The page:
That decision paid off in spades, and it seems likely that the same will be true for the InSight mission as well.

Quelle: AS

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Update: 11.12.2016

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3D-Simulation hilft dem Mars-Maulwurf

convectionpattern-insight-xl

waermeflusskarte-xl

Gute Nachrichten für den "Maulwurf" HP3 (Heat Flow and Physical Properties Package), den das Deutsche Zentrum für Luft- und Raumfahrt (DLR) am 5. Mai 2018 mit der amerikanischen Mission InSight für Wärmefluss-Messungen zum Mars schicken wird: Die Landestelle in der Ebene "Elysium Planitia" hat sehr wahrscheinlich einen Wärmefluss, der durchschnittlich und somit repräsentativ für den Mars sein wird. Dies haben detaillierte Simulationen ergeben, die die DLR-Planetenforscherin Dr. Ana-Catalina Plesa mit ihrem Team erstellte: Das dreidimensionale Modell zeigt, dass der "Maulwurf", der zum ersten Mal Messungen in mehreren Metern Tiefe auf dem Mars durchführen wird, nicht auf extreme, verfälschende Anomalien stoßen wird. "Unser dreidimensionales Modell erfasst die Variationen und Abweichungen im Wärmefluss - der erloschene Vulkan Elysium Mons zum Beispiel wird die Messungen der InSight-Mission nicht beeinträchtigen", erläutert Dr. Ana-Catalina Plesa.

Basis der aufwendigen numerischen Simulationen, wie der Mars Wärme aus dem Inneren abgibt, sind Daten bisheriger Mars-Missionen zur Wärmeproduktion in den obersten Schichten der Mars-Kruste sowie Modellrechnungen zur Temperaturverteilung im Roten Planeten. "Die Simulationen sind die bisher beste Vorhersage der Verteilung des Wärmeflusses auf dem gesamten Planeten", betont Prof. Tilman Spohn, Direktor des DLR-Instituts für Planetenforschung und wissenschaftlicher Leiter des HP3-Experiments. "Sie werden uns auch helfen, die an der einen Stelle auf dem Mars gemessenen Werte anschließend in Relation zum gesamten Wärmeverlust des Planeten zu setzen." Die Messung eines durchschnittlichen Werts ist wichtig für die Wissenschaftler und die Aussagen, die sie mit den Daten über den Mars treffen wollen.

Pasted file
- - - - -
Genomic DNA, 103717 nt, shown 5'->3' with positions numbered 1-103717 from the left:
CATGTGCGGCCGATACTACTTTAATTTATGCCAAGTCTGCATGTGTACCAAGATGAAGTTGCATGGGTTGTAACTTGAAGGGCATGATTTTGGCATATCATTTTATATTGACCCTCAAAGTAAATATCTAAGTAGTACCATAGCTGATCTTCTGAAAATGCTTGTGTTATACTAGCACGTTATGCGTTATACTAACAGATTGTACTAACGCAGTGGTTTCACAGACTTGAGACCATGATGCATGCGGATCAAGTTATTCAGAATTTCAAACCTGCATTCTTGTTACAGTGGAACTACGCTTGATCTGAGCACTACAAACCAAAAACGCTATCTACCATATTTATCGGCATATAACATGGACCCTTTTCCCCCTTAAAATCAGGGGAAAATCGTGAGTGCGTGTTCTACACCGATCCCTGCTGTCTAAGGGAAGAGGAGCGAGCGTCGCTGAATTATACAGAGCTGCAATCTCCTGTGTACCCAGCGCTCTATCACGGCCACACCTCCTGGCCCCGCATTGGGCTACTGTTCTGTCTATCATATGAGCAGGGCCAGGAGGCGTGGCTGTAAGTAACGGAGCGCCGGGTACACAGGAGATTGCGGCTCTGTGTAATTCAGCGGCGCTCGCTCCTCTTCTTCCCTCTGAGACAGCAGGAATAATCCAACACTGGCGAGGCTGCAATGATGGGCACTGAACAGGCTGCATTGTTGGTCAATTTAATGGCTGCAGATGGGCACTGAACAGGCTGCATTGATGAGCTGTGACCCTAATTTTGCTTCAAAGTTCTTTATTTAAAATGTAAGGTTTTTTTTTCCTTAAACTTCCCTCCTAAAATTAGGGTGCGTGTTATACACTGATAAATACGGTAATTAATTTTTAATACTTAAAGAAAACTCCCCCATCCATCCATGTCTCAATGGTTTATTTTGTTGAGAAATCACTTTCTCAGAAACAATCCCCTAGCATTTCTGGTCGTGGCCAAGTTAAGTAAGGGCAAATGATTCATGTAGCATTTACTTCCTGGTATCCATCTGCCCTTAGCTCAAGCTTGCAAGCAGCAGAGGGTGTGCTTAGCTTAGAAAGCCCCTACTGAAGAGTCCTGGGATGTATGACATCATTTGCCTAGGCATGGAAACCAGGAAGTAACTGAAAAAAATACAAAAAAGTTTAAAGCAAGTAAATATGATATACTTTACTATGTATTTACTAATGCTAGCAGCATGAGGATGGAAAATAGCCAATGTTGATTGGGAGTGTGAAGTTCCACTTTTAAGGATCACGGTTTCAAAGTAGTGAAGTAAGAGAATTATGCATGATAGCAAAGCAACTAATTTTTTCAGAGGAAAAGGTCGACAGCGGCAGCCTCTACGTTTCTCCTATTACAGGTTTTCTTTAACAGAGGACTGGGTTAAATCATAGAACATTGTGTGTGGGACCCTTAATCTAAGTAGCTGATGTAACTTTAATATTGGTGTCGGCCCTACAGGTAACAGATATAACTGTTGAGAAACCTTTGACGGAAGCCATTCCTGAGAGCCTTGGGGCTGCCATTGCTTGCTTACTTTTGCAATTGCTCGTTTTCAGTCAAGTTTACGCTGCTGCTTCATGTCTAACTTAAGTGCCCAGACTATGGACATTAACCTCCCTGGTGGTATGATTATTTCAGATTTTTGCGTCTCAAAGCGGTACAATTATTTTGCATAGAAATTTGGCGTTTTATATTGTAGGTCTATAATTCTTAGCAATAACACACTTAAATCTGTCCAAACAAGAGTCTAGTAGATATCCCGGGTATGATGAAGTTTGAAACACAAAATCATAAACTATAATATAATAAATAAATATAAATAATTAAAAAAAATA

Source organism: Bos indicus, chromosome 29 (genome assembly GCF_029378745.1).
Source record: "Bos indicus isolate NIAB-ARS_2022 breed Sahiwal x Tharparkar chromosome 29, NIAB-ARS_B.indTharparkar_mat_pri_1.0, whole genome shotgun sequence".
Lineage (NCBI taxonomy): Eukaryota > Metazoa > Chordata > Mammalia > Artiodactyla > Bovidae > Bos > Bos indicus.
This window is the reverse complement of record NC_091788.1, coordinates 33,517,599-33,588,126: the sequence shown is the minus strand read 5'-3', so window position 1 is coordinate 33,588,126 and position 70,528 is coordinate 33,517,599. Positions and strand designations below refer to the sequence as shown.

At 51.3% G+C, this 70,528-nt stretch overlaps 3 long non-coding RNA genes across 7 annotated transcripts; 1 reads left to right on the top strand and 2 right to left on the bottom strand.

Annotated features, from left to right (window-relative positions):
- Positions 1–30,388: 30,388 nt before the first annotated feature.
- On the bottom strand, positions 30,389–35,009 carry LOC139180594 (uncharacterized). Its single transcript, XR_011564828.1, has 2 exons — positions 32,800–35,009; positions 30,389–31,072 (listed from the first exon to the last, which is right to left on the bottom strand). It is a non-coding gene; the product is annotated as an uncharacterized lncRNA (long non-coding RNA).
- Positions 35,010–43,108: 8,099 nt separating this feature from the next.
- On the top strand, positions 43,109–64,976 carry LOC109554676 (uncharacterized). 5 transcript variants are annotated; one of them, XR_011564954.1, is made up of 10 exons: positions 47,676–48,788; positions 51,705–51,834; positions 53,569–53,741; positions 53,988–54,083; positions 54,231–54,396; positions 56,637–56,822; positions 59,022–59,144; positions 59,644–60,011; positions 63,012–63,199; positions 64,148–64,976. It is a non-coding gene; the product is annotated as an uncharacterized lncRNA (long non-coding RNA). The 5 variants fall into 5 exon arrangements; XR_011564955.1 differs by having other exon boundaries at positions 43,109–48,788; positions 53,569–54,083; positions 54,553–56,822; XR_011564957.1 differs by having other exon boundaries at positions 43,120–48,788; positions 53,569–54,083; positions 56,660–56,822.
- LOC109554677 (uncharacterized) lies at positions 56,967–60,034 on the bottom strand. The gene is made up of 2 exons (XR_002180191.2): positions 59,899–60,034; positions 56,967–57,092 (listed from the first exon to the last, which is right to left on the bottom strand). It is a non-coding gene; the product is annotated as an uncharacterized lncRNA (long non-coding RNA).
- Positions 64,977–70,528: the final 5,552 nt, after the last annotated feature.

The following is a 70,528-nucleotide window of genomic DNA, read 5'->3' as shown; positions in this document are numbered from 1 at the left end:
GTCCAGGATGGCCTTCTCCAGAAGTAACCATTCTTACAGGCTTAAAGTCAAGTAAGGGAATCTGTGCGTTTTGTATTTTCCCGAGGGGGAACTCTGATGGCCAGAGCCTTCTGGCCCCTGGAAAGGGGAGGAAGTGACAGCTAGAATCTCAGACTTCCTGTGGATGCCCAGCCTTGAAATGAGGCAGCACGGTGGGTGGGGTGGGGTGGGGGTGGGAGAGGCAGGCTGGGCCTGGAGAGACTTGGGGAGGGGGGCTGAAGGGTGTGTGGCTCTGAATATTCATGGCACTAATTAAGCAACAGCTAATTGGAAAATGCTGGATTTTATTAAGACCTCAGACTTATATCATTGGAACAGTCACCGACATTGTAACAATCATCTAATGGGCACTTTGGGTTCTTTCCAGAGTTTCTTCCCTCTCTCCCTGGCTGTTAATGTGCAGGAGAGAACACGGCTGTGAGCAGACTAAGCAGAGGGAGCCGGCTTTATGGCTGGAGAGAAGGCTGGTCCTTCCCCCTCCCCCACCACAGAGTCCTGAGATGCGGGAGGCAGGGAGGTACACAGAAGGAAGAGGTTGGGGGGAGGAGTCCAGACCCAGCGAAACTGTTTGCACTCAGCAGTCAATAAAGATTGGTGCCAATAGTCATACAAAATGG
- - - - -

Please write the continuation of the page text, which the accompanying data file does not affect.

"Dampfmaschine" Mars

"Ein Planet ist eine Art Dampfmaschine - seine thermische Energie, umgesetzt in mechanische Arbeit, wirft Berge auf oder erzeugt Magnetfelder. Will man wissen, wie diese Wärmekraftmaschine funktioniert, muss man die Energiebilanz kennen", erläutert der Planetenforscher. "Dafür ist der Wärmestrom aus dem Inneren eine wichtige Messgröße." Würde die Landestelle von einem "Hotspot", einem sogenannten Plume, aufgeheizt, könnte der Wärmefluss an dieser Stelle doppelt so hoch sein wie auf dem übrigen Mars. Die Aussagen über den Roten Planeten würden damit nur für einen kleinen Teil der Oberfläche zutreffen.

Die Landestelle, an dem der InSight-Lander mit zwei Experimenten an Bord aufsetzen soll, liegt in einer ebenen Region in der nördlichen Tiefebene und nah am Rand zum südlichen Hochland, etwa 1500 Kilometer südlich von Elysium Mons. Ausgewählt wurde diese Region, weil ihr gegenüber, also auf der anderen Seite des Mars, das Gebiet mit den voraussichtlich meisten Mars-Erdbeben liegt und das Seismometer SEIS der französischen Raumfahrtagentur CNES so die Erschütterungen messen kann, die durch das Innere des Roten Planeten übertragen werden. Zudem ist die Ebene mit nur wenigen Felsen und Steinen günstig für eine sichere Landung. "Und mit unseren Simulationen steht jetzt fest, dass die Gegend auch gut für die Messungen des Wärmeflusses mit dem HP3-Instrument sind", sagt DLR-Wissenschaftlerin Dr. Ana-Catalina Plesa vom DLR-Institut für Planetenforschung. "Und mit diesen Daten wiederum können wir unsere Simulationen verifizieren und optimieren."